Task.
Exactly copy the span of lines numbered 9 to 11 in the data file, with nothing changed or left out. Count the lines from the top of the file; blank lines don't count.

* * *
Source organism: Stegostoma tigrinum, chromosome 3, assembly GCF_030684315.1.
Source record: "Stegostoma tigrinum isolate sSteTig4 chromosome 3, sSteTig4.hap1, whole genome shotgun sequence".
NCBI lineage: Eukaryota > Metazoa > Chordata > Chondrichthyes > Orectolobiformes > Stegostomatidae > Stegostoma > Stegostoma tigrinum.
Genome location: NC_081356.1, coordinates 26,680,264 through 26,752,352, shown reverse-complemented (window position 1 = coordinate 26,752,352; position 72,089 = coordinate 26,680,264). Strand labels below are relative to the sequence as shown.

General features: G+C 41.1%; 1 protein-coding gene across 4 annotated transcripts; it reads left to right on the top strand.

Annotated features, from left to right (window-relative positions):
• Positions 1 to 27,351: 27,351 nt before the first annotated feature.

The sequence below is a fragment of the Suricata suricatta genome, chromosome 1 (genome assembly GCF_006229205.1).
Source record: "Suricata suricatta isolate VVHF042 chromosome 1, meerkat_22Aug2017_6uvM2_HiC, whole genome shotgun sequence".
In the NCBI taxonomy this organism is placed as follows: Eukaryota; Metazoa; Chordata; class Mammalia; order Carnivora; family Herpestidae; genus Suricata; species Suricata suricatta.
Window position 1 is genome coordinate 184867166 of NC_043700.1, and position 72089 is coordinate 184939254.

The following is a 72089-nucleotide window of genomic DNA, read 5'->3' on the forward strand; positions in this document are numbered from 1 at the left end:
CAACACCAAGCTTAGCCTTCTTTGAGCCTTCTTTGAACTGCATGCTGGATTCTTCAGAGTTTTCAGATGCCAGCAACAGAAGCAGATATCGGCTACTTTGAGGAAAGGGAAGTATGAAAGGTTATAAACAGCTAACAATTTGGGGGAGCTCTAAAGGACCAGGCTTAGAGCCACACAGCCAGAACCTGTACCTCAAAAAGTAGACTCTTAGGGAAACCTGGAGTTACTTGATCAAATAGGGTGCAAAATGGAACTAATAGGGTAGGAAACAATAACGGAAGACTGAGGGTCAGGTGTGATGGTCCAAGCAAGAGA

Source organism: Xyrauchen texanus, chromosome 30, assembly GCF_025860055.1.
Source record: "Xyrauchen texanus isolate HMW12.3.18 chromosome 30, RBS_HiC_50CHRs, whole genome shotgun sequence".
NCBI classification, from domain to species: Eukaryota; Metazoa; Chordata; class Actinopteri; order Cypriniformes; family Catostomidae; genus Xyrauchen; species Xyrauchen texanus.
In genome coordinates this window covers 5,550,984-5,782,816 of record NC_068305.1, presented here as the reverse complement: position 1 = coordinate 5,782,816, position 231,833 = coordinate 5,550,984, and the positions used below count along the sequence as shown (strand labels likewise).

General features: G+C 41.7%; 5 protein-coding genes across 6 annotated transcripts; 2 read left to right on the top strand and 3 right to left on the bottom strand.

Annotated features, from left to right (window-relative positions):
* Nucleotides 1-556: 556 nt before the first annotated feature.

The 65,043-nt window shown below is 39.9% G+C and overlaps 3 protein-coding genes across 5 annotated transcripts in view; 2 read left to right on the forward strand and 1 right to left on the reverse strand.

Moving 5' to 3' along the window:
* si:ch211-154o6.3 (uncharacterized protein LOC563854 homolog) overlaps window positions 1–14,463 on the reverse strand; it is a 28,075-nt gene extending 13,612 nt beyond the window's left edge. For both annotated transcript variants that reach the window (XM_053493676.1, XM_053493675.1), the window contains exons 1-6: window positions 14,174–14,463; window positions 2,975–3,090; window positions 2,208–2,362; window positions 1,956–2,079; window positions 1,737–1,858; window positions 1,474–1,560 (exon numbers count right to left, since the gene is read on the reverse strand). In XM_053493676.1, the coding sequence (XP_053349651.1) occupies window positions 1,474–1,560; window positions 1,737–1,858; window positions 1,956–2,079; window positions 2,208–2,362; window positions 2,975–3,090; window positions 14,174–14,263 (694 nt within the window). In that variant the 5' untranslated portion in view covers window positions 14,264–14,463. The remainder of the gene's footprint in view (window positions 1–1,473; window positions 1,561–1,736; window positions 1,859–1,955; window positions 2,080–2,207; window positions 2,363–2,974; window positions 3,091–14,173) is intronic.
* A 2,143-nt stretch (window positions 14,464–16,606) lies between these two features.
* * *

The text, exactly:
Source record: "Suricata suricatta isolate VVHF042 chromosome 1, meerkat_22Aug2017_6uvM2_HiC, whole genome shotgun sequence".
In the NCBI taxonomy this organism is placed as follows: Eukaryota; Metazoa; Chordata; class Mammalia; order Carnivora; family Herpestidae; genus Suricata; species Suricata suricatta.
Window position 1 is genome coordinate 184867166 of NC_043700.1, and position 72089 is coordinate 184939254.